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Consists of block-level striping with dedicated parity. This level was previously used by
NetApp, but has now been largely replaced by a proprietary implementation of RAID 4
with two parity disks, called RAID-DP.
Consists of block-level striping with information distributed among the drives. Upon failure
of a single drive, subsequent reads can be calculated from the distributed parity such that
no data is lost. RAID 5 requires at least three disks. Rebuilding an array requires reading
all data from all disks, opening a chance for a second drive failure and the loss of entire
Consists of block-level striping with double distributed parity. Double parity provides fault
tolerance up to two failed drives. This makes larger RAID groups more practical, especially
for high-availability systems, as large-capacity drives take longer to restore. RAID 6
requires a minimum of four disks.. The larger the drive capacities and the larger the array
size, the more important it becomes to choose RAID 6 instead of RAID 5 RAID 10 also
minimizes these problems.
Table 6-8: Redundant Array of Independent Disks (RAID) Levels
If an entire disk array or an entire NVR fails, then a redundant NVR should immediately take over the
responsibility for recording those cameras. When the primary NVR is brought back to life, the redundant
one should hand back control. When the operator reviews video recordings it should be transparent whether
the video was stored on the primary or redundant NVR, or indeed partially on both. It is possible to have
one redundant NVR act as a standby for several primary NVRs, which offers a more economical solution
instead of one redundant NVR per primary NVR. A ratio of 10-1 or 5-1 is common and depends on the
attitude toward risk. If 2 NVRs fail at the same time, the second NVR will not have a redundant NVR for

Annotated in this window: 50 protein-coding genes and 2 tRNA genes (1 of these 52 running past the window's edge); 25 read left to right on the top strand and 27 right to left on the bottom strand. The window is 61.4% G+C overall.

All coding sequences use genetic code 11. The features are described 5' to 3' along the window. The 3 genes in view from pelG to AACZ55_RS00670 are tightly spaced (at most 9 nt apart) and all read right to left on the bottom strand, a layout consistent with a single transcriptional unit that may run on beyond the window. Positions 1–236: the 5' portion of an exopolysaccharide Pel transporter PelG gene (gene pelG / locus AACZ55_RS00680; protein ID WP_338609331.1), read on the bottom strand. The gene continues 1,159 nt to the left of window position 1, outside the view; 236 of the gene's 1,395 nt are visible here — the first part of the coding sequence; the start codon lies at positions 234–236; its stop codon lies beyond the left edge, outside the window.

Most video management system (VMS) architectures include some kind of central server that provides
system-level monitoring, manages users and alarms, system integration, NVR failover commands and many
If the network fails, then the consequences depend on the location of the failure. If it is between the edge
device and the NVR, then nothing will be recorded. A solution to this is to consider some local storage on
the edge device. However, the edge device is usually fairly exposed to the public and so this means recorded
video is somewhat vulnerable, especially if it is a simple memory card that can be popped out. If the network
fails between the NVR and central server, then the NVR should be designed to continue recording, as this
is essentially the same failure scenario as the central server failing.
The most common kinds of NVR storage are SCSI (directly connected via SCSI cables to the NVR), or the
two kinds of more scalable networked storage: Network Attached Storage (NAS) or Storage Area Networks
NAS and SAN both have their advantages and disadvantages. A NAS connects directly to the network
using TCP/IP over Ethernet CAT 5/6 cabling and is assigned an IP address just like any other network
device. In most cases, no changes to the existing network infrastructure need to be made in order to install
a NAS solution.
A SAN is a dedicated storage area network that is interconnected through a fiber channel protocol using
either 1-gigabit or 2-gigabit fiber channel switches or fiber channel host bus adaptors. Devices such as file
servers connect directly to the storage area network through the fiber channel protocol. Where a NAS uses
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